This study also has some limitations. Participation was on a voluntary basis. It is possible that those who participated were nurses with a particular interest in patient safety or who are particularly critical or reflective, although the results do not suggest that. However, it appears that nurses are critical to widely varying degrees: some registered an incident after almost every shift, repeatedly identifying the same issue, but some never registered an incident. The question arises whether all nurses correctly recognise an event as an incident and, if they do, whether it is associated with an AMT. A more valid method would be to observe nurses in their use of AMTs, but that would be challenging to organise in home care. Another limitation is that a self-report registration form was used, which inevitably involves subjectivity and implies inherent bias. Respondents could provide what they considered to be socially acceptable answers in favour of themselves, their organisation or their profession.
Nevertheless, the results contribute to the development of the nursing profession and of risk management within home healthcare organisations. It is likely that the results can be generalised to a broader international perspective for other industrialised countries. This study only focused on three AMTs. In the future, more technologies will be introduced to the home setting, especially e-health and telemonitoring. The absolute number of incidents may well increase as a result, as will the variety of such events. Home care nurses will need further training to better recognise incidents. It is worth considering reinforcing safety management at the team level rather than at the organisational level. It is also advisable to involve other professionals more in the quality circle, such as pharmacists and device manufacturers. In the future, AMTs will increasingly be developed as much for the home care setting as for hospital care. More research is needed into how more control can be realised over product-related technical defects and human aspects in the event of an incident, and the most effective quality circle in home care to help minimise patient harm.
This study has identified the most frequent incidents in the use of three AMTs by nurses in home care settings in the Netherlands, the effects on patient outcomes and which actions are taken by nurses following identification of incidents. Most incidents are related to the product and most incidents involve infusion therapy, although morphine pumps come close. Most events have no consequences for the patient. However, a significant proportion of patients suffer some degree of harm. This study has also revealed that, as in institutionalised care, there is considerable under-reporting of incidents involving AMTs in home care. The results fill a gap in the research into risk management and patient safety in the use of AMTs in home care by nurses and contribute to the literature on this topic.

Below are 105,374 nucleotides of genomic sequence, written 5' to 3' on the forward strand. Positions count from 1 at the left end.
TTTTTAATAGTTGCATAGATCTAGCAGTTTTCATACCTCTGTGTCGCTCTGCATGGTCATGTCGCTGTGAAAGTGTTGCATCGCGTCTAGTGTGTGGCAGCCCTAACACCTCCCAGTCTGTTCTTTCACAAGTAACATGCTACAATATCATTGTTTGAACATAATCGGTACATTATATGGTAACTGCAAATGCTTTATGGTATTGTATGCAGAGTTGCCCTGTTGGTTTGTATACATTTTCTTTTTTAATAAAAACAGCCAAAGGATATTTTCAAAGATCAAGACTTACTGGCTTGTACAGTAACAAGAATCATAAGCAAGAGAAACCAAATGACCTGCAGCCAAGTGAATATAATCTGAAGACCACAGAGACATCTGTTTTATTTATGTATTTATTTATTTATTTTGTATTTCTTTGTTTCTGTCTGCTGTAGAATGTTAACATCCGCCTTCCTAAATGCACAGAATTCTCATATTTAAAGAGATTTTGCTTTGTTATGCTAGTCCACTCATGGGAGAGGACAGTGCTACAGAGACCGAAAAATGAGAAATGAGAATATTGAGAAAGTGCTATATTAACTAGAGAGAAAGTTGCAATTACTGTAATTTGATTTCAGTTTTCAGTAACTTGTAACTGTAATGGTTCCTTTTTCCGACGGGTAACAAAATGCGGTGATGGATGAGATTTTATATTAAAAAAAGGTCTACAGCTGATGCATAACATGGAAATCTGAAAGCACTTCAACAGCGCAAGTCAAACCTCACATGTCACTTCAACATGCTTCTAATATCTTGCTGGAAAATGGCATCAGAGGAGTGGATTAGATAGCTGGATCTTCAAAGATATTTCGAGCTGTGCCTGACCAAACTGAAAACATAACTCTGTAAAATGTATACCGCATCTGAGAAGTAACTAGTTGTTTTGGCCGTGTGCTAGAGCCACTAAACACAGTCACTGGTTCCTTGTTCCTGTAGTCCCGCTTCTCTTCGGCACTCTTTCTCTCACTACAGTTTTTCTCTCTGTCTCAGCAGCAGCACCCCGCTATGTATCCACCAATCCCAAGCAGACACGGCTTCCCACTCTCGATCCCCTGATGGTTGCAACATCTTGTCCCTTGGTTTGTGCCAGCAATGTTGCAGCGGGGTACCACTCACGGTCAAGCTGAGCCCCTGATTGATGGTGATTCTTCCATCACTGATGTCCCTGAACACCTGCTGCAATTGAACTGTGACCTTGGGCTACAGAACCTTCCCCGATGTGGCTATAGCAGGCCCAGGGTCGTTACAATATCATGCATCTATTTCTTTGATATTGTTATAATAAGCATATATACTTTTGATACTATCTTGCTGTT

The authors thank all those home care nurses across the Netherlands who participated in this study and generously gave of their time and shared their experiences.
Contributors ItH was involved in the conception and design of the study, acquisition, collection of data, analysis and interpretation of data and drafting the article. SBA and WvH have made substantial contributions to the conception and design of the study, the analysis and interpretation of data and revising the article critically for important intellectual content. All authors have approved the final article, this submission and its publication.
Funding The authors have not declared a specific grant for this research from any funding agency in the public, commercial or not-for-profit sectors.
Disclaimer This article describes original work, has not been published previously and is not under consideration by any other journal. All authors meet the criteria for authorship and all those entitled to authorship are listed as authors.
Competing interests None declared.
Patient consent for publication Not required.
Provenance and peer review Not commissioned; externally peer reviewed.
Data availability statement Data are available on reasonable request. The data that support the findings of this study are available from the corresponding author ItH, on reasonable request.